• nice to hear from you Sherri, I finally figured out what was not working with that painting and just fixed it after staring at it for so long, I am so relieved. there was a week there when I was gloomy gus and I was just not feeling the magic, but low and behold it is looking real good now. I have the tiny brushes out now just highlighting the detail then I am going to sign the sucker and move on to my next one. hooray 🙂

  3. This post just goes to show you how individual each artist is, and how probably no artist is truly like any other. For my part, I never know how a painting is going to turn out until it’s done. It’s usually “done” when I’m either a) tired of the effort, b) totally jazzed by the effort, or c) have no idea where to go next! I too dislike revisiting paintings to tweak them. Either they made it or they didn’t, but I never go back and rework them. If it was an idea and a composition that I felt a really strong connection to, I might start all over again on a fresh canvas and see what happens the second time around. The most important thing, which you described quite accurately, is to not overwork one section (we used to call that “letting it get too precious”) while either ignoring other areas or becoming afraid to work them because you might spoil what you’ve already done.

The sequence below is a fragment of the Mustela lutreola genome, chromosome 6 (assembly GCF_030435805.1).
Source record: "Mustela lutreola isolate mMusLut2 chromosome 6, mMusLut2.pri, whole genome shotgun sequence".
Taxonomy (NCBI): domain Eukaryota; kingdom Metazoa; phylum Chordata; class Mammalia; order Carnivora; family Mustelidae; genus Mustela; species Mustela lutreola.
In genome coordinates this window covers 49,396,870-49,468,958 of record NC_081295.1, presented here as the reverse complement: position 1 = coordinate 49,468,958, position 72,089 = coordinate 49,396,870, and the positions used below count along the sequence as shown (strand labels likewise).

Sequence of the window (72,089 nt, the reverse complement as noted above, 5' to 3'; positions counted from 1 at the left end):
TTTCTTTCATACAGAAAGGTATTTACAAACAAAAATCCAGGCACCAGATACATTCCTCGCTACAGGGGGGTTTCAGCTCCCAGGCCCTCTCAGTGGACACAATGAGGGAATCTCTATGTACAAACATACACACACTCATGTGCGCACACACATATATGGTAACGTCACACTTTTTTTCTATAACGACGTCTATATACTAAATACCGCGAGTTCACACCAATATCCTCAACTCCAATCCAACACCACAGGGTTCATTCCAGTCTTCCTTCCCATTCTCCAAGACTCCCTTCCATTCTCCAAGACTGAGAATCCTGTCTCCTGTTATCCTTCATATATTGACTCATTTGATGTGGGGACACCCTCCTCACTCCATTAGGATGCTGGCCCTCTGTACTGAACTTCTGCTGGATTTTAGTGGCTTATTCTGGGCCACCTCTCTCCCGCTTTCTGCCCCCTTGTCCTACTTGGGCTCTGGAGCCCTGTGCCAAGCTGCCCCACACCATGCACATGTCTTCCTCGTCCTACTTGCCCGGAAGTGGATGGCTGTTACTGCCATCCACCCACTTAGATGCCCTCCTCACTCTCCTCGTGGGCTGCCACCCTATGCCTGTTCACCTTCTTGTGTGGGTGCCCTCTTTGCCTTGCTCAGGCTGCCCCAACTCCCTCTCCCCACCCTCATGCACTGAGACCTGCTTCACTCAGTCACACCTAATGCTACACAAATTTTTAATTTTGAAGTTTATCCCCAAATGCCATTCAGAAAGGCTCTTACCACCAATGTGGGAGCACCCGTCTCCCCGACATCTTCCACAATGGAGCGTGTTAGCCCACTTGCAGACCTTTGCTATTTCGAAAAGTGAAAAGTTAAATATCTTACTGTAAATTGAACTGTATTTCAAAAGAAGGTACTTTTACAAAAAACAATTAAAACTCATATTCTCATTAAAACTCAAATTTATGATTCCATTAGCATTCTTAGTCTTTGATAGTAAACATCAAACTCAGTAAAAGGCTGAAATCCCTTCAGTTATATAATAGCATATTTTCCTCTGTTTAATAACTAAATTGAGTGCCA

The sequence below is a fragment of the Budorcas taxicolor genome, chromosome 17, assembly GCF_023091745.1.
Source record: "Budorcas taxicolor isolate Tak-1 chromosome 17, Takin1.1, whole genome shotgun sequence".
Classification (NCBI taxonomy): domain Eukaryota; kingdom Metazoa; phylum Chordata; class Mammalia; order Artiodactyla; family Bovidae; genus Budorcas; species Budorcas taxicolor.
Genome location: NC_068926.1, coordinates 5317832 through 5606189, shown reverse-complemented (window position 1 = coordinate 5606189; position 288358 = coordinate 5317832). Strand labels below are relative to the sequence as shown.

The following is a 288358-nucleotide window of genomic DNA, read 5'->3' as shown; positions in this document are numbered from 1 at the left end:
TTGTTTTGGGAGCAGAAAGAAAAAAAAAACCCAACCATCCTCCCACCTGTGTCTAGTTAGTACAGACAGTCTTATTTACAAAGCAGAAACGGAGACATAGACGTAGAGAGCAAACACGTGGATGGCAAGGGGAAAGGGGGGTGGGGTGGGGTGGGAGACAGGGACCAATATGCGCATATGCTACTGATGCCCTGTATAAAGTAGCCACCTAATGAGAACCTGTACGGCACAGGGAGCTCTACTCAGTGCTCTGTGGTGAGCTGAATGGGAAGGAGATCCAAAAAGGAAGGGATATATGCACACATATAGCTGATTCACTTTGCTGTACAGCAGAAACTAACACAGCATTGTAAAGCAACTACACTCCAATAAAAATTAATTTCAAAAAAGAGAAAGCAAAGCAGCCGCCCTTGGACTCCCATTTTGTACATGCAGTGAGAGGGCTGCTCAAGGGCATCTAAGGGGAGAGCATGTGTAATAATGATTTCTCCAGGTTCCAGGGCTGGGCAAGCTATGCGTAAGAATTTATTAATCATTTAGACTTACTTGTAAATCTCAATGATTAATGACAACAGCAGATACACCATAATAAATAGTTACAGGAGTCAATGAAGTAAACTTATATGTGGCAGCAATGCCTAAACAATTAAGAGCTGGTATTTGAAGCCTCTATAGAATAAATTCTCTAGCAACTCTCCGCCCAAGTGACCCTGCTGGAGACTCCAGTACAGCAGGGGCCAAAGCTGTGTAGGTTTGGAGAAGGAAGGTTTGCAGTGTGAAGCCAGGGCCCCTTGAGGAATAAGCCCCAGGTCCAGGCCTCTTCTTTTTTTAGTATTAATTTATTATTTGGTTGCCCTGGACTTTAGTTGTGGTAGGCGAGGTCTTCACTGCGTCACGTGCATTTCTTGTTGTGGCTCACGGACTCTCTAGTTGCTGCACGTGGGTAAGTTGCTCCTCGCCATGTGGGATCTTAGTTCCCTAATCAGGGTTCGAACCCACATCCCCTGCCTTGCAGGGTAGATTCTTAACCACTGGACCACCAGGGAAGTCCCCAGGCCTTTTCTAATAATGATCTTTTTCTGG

• Alli I think I like your method better! haha It certainly is interesting to see how other artists do their thing, and what I am finding out from the comments I have been getting is that I should loosen up and start to have more fun again with my painting and if a painting goes wrong I should just shrug it off and go on to the next. In my early days if a painting was not working I would get so frustrated I would just stop painting anything entirely, so I think that is where my obsession started with planning everything out so painstakingly came from, that fear of crashing and burning. any who, this one is finished and I am happy and relieved and the next one is going to be fast and loose, I hope of course. 🙂

      • The most important thing is that you enjoy what you are doing. Whatever method you use to make your work enjoyable is the right method for you. As for the flops, I don’t throw them away, I just put them away somewhere and maybe years later I’ll pull them out and have a totally different perspective on a particular piece. Sometimes I end up really liking it!